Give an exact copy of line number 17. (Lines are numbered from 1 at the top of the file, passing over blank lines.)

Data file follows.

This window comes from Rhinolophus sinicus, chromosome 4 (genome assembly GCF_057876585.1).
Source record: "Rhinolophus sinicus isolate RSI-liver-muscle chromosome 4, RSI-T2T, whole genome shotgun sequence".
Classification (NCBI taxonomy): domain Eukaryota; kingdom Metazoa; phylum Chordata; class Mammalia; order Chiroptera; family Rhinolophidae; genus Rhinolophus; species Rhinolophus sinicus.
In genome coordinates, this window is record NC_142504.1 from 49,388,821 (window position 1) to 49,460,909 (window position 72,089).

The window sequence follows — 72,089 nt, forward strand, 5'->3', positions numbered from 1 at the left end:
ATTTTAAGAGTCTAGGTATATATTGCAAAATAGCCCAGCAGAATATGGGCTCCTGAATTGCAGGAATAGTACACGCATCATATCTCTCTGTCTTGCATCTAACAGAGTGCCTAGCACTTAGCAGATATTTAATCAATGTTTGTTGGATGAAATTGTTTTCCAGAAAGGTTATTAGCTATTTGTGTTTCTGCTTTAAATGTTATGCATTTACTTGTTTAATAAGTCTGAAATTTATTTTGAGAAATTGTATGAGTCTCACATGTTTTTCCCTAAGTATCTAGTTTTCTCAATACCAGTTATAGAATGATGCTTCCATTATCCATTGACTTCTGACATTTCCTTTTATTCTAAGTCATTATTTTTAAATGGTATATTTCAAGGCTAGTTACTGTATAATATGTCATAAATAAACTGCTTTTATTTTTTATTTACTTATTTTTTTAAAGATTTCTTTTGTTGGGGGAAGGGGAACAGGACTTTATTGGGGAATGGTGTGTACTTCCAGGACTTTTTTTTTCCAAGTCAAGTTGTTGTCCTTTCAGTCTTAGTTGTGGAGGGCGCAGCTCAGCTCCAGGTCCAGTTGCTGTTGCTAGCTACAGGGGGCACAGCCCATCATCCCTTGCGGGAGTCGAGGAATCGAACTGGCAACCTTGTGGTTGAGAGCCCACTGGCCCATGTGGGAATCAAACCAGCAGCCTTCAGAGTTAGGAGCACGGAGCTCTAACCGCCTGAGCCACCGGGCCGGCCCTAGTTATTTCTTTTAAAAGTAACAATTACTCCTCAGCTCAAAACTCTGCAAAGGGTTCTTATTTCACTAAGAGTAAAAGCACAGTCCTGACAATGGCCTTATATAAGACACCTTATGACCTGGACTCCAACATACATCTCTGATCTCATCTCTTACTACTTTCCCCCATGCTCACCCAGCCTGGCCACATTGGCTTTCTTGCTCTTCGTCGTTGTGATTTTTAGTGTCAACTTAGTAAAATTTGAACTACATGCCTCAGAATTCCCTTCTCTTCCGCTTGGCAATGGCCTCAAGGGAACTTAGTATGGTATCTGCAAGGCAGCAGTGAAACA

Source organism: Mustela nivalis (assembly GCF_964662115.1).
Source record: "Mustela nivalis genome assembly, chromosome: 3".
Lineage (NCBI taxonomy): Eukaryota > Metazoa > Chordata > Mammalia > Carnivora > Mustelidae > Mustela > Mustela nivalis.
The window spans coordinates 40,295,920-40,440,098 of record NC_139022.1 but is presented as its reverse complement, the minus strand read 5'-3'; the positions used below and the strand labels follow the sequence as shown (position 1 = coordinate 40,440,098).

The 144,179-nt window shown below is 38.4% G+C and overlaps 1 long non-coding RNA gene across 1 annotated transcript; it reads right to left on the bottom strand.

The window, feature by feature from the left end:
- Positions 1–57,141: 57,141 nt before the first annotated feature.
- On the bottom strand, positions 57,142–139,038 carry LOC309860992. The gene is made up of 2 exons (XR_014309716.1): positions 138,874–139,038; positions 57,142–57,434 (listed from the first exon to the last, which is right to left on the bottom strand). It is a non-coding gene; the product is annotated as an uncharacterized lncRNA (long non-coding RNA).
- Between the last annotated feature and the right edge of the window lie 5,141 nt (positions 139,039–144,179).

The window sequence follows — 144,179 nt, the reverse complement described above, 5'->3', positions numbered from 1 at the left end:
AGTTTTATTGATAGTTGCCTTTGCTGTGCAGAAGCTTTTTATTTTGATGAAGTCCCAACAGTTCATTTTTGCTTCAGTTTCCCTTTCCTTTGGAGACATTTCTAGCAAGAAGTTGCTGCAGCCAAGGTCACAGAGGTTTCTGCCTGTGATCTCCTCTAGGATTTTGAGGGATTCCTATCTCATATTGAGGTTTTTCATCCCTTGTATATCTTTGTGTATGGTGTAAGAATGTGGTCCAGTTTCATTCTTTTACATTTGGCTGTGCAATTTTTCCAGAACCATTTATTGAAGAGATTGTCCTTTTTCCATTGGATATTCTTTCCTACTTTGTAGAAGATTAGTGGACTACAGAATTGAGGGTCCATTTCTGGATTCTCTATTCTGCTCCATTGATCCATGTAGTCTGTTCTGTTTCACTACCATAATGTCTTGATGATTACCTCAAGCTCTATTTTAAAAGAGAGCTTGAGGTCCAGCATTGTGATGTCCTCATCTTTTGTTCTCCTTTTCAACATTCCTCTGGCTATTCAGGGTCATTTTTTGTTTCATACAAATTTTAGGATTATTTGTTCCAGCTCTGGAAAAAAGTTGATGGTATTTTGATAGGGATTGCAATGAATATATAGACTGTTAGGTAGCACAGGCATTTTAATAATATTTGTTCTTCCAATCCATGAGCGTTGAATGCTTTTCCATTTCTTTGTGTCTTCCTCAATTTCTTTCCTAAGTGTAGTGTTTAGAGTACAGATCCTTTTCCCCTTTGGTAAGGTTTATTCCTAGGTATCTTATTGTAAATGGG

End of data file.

AGTTTTATTGATAGTTGCCTTTGCTGTGCAGAAGCTTTTTATTTTGATGAAGTCCCAACAGTTCATTTTTGCTTCAGTTTCCCTTTCCTTTGGAGACATTTCTAGCAAGAAGTTGCTGCAGCCAAGGTCACAGAGGTTTCTGCCTGTGATCTCCTCTAGGATTTTGAGGGATTCCTATCTCATATTGAGGTTTTTCATCCCTTGTATATCTTTGTGTATGGTGTAAGAATGTGGTCCAGTTTCATTCTTTTACATTTGGCTGTGCAATTTTTCCAGAACCATTTATTGAAGAGATTGTCCTTTTTCCATTGGATATTCTTTCCTACTTTGTAGAAGATTAGTGGACTACAGAATTGAGGGTCCATTTCTGGATTCTCTATTCTGCTCCATTGATCCATGTAGTCTGTTCTGTTTCACTACCATAATGTCTTGATGATTACCTCAAGCTCTATTTTAAAAGAGAGCTTGAGGTCCAGCATTGTGATGTCCTCATCTTTTGTTCTCCTTTTCAACATTCCTCTGGCTATTCAGGGTCATTTTTTGTTTCATACAAATTTTAGGATTATTTGTTCCAGCTCTGGAAAAAAGTTGATGGTATTTTGATAGGGATTGCAATGAATATATAGACTGTTAGGTAGCACAGGCATTTTAATAATATTTGTTCTTCCAATCCATGAGCGTTGAATGCTTTTCCATTTCTTTGTGTCTTCCTCAATTTCTTTCCTAAGTGTAGTGTTTAGAGTACAGATCCTTTTCCCCTTTGGTAAGGTTTATTCCTAGGTATCTTATTGTAAATGGG